Good news for all motorcycle riders. Due to greater safety training and concerns, fatalities have been trending downward in recent years. Although the explanations for this trend vary, one continuing theme becomes clear. Better training and use of helmets saves lives. Hopefully, more states will implement changes on better motorcycle safety education. Helmet laws are a different matter. In this area, we remain proponents of rider choice. We realize, of course, that it is safer to wear a helmet in the event of an accident. However, many riders contend that a full helmet interferes with vision as well as hearing which can actually cause accidents. No matter what your view, please be careful on the road and always watch out for the inattentive car or truck driver. Be Safe. Get Home.

At Reeves, Aiken & Hightower, LLP, all of our attorneys are seasoned trial lawyers with over 70 years combined experience. Whether it is criminal or civil, our litigators are regularly in Court fighting for our clients. Two of our firm’s partners, Art Aiken and Robert Reeves, are inducted lifetime members of the Million Dollar Advocates Forum. Mr. Reeves has also been named one of the Top 100 lawyers for South Carolina in 2012 by the National Trial Lawyers Organization. And most recently, Mr. Reeves has been included in the SC Super Lawyers for 2012. Our attorneys include a former SC prosecutor, a former public defender, a former NC District Attorney intern, a former Registered Nurse (RN), and former insurance defense attorneys. As a result of their varied backgrounds, they understand the potential criminal, insurance, and medical aspects of complex injury cases. We would welcome an opportunity to sit down and personally review your case. Compare our attorneys’ credentials to any other law firm. Then call us today at 877-374-5999 for a private consultation. Or visit our firm’s website at www.rjrlaw.com.

Motorcyclist Traffic Fatalities

2010 Preliminary data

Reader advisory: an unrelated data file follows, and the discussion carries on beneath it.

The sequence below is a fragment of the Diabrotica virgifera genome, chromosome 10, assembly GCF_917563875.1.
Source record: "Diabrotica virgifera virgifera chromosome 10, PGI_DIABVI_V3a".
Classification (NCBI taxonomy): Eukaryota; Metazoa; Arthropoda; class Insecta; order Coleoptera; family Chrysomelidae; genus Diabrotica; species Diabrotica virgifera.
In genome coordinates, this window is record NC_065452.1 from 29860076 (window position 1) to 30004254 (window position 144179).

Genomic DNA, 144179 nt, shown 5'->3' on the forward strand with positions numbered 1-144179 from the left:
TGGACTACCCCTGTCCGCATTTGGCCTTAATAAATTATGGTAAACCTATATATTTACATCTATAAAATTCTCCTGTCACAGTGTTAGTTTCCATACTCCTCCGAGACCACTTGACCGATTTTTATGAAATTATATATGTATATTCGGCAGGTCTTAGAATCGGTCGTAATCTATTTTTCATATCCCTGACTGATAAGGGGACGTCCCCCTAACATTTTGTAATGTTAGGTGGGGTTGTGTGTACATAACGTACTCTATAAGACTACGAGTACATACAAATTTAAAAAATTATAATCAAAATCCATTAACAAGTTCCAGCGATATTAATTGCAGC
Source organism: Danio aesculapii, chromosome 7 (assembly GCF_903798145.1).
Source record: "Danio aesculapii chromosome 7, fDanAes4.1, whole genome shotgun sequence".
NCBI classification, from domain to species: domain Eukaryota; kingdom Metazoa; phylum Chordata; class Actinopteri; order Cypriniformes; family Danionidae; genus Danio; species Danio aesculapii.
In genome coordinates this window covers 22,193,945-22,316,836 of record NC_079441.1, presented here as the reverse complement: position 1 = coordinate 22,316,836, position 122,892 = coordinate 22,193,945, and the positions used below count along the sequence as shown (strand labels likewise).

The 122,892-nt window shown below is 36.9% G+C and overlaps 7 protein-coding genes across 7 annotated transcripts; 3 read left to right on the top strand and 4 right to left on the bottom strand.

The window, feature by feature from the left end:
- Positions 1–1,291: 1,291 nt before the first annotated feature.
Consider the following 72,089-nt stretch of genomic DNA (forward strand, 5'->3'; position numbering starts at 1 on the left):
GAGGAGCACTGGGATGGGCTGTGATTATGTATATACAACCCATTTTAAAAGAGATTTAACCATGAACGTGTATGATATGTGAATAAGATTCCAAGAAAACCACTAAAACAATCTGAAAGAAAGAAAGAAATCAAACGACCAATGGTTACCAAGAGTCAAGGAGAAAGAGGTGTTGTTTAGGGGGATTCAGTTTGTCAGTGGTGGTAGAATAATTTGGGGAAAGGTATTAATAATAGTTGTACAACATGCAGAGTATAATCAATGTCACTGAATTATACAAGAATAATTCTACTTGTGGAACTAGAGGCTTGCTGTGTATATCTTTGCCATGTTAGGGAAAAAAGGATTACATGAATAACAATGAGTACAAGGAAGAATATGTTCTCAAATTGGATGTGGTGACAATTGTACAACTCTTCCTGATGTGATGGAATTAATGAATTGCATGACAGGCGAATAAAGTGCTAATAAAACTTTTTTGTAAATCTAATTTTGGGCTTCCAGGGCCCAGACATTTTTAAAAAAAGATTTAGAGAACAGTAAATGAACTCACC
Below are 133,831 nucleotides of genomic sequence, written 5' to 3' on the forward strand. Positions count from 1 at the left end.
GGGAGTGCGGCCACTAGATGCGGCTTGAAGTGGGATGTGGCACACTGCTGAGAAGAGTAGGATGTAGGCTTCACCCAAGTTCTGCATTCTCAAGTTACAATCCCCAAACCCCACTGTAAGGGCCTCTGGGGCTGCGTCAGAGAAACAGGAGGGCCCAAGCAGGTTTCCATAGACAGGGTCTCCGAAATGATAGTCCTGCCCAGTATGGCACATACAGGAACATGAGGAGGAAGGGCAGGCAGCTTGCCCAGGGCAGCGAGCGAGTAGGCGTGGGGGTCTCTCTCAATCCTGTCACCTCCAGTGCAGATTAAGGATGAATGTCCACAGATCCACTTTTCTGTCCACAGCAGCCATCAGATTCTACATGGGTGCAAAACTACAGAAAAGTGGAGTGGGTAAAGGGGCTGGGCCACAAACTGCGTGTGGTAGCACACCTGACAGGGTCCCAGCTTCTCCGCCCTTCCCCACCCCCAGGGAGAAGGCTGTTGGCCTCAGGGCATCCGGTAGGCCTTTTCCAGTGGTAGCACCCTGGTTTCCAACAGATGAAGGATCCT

Prepared for Governors Highway Safety Association

By Dr. James Hedlund

Motorcyclist traffic fatalities in the United States continued to fall in 2010, based on preliminary data supplied by all 50 states and the District of Columbia. Motorcyclist fatalities dropped by 2.4% during the first nine months of 2010 across the 48 states and the District of Columbia that reported monthly data for these months.

Most states have quite complete traffic fatality counts for this period. Fatalities decreased substantially in the first quarter, decreased slightly in the second quarter, and rose slightly in the third quarter. While fatality data for the final months of 2010 are less complete in some states, motorcyclist fatalities for the full year nationwide are expected to be 4,376 or fewer, a decrease of at least 2% from the 4,465 fatalities of 2009.

About half the states are likely to have fewer motorcyclist fatalities in 2010 than in 2009, and about half are likely to have more. States with decreased motorcyclist fatalities suggested several explanations, including: higher priority for motorcycle safety education, publicity, and enforcement; increased motorcyclist training; and poor cycling weather. States with increased fatalities cited more motorcycle travel, lower helmet use, and good cycling weather.

The good news of 2010’s likely decrease in motorcyclist fatalities must be tempered with several disturbing observations. First, 2010’s predicted 2% decrease is far less than 2009’s 16% decrease. Second, the decrease was concentrated in the early months: fatalities dropped only slightly in the second quarter and rose in the third quarter. Next, it’s highly likely that motorcycle travel is increasing as the economy improves. Finally, use of DOT-compliant motorcycle helmets dropped an alarming 13 percentage points in 2010. To prevent an increase in motorcyclist fatalities in 2011, states should work to increase helmet use, provide motorcycle operator training to all who need or seek it, and reduce motorcyclist alcohol impairment and speeding.

Motorcyclist traffic fatalities in the United States dropped by 16% in 2009 to 4,465. This broke a chain of 11 consecutive years of increases that more than doubled motorcyclist fatalities from 2,116 in 1997 to 5,312 in 2008. Was the 2009 decrease the beginning of a long-term downward trend in motorcyclist fatalities similar to that from 1980 to 1997? Or was 2009 only a temporary bit of relief from the steady upward trend that began in 1997?